CHINA: “OK” for Okay’s cargo ops, but not for passengers

The chairman of the controlling shareholder of China’s first privately run carrier, Okay Airways, Juneyao Group’s, Wang Junjin, said the troubled airline will resume flying “as soon as possible” following a one-month shutdown imposed by China’s aviation authority. The carrier was forced to suspend passenger operations for one month from mid-December as a result of […]


The chairman of the controlling shareholder of China’s first privately run carrier, Okay Airways, Juneyao Group’s, Wang Junjin, said the troubled airline will resume flying “as soon as possible” following a one-month shutdown imposed by China’s aviation authority.

The carrier was forced to suspend passenger operations for one month from mid-December as a result of conflicts between Juneyao and airline management. Okay’s cargo cooperation with FedEx will continue to operate as usual.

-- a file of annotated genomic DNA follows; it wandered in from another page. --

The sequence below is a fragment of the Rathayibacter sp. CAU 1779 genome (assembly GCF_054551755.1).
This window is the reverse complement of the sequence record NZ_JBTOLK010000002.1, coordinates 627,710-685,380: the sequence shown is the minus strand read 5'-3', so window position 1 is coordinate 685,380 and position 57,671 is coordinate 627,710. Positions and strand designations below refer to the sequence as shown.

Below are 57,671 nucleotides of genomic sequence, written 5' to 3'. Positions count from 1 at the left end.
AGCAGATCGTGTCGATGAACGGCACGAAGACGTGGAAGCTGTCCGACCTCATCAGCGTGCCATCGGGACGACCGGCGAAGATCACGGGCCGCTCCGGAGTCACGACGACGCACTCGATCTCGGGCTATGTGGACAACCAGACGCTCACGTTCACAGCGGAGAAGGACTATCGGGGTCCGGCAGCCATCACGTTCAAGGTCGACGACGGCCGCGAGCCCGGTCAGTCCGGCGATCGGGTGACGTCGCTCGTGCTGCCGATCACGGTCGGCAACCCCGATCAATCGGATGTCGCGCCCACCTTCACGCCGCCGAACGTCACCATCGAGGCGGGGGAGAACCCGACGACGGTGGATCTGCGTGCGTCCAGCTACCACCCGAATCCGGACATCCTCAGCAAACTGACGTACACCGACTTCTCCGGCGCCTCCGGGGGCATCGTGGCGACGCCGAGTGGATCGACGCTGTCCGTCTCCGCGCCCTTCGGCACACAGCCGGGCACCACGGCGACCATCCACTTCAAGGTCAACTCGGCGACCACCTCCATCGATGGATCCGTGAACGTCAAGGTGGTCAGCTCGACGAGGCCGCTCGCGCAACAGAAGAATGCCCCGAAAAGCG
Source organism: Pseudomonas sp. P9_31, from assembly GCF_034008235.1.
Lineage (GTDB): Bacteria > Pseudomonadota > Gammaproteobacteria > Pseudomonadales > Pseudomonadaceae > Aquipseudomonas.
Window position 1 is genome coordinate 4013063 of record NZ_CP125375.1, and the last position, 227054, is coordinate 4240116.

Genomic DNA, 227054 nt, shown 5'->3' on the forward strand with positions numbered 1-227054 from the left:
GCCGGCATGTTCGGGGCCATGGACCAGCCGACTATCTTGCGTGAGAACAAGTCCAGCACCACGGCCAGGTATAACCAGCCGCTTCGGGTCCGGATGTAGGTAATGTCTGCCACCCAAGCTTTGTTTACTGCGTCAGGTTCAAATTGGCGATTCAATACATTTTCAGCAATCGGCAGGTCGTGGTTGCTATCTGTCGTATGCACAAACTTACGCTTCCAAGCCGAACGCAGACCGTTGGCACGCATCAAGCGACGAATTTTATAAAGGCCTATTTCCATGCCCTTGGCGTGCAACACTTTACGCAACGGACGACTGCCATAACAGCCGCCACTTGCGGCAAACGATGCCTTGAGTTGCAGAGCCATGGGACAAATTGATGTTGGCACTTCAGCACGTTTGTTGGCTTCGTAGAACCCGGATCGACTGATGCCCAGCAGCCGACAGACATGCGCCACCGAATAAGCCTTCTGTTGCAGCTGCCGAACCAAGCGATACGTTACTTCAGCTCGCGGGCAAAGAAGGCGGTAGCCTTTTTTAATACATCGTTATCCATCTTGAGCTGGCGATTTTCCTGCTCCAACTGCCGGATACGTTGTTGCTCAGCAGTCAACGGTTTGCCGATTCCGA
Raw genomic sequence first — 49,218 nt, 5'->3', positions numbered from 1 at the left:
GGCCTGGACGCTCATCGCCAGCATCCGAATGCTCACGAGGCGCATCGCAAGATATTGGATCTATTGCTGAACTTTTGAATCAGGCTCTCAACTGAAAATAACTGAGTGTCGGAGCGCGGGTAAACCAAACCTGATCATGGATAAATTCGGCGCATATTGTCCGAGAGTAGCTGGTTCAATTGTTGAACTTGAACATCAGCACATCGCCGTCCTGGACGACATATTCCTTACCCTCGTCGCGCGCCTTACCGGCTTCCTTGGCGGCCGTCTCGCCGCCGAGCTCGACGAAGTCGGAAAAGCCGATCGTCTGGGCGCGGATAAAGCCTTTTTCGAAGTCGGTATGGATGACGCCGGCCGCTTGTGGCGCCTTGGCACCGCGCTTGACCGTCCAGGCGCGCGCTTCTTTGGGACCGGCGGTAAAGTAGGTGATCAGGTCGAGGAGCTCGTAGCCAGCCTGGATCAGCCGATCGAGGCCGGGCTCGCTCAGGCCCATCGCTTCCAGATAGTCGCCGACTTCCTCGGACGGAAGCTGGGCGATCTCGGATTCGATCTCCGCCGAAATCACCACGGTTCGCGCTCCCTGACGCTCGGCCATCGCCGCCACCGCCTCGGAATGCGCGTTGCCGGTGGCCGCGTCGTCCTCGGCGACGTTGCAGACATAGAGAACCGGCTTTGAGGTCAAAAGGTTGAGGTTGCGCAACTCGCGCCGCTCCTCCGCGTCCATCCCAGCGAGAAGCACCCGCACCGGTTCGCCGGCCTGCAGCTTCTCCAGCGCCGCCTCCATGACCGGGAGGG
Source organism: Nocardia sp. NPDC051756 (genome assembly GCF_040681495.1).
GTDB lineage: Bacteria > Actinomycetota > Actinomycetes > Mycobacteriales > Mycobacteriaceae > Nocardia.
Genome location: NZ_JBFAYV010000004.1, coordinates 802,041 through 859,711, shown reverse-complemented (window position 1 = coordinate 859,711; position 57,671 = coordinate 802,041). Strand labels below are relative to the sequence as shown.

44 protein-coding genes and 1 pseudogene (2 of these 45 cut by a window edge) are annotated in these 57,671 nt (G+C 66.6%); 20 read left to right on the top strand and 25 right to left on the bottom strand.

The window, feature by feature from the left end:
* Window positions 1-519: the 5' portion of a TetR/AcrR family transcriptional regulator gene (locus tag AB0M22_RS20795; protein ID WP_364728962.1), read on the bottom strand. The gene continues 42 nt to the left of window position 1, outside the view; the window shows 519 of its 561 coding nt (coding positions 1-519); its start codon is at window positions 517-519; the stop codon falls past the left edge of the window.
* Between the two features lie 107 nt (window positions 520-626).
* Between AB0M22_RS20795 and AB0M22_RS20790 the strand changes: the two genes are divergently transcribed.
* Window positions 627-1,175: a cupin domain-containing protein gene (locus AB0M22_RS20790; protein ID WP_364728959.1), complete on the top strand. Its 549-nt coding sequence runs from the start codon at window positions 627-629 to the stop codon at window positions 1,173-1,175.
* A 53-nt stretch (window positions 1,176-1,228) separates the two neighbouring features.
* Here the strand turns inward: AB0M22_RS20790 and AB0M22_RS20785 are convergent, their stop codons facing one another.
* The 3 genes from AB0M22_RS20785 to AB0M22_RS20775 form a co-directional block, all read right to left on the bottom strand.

In a statement Wang said Okay had been suffering operating losses due to “its unclear management focus to operate trunk routes and regional routes at the same time, as well as to explore not only the passenger transport market but also the cargo transport market.”

The Tianjin-based carrier currently operates three 737 passenger aircraft, three 737-300 freighters, one MA60 and two Y-8s on nearly 20 domestic routes.

Smaller privately run Chinese carriers are struggling to survive, especially in the current difficult environment, as a result of difficulties in securing profitable routes and pilots. Wang said he plans to optimize Okay’s route network, improve efficiency and reduce operating costs in order to raise performance.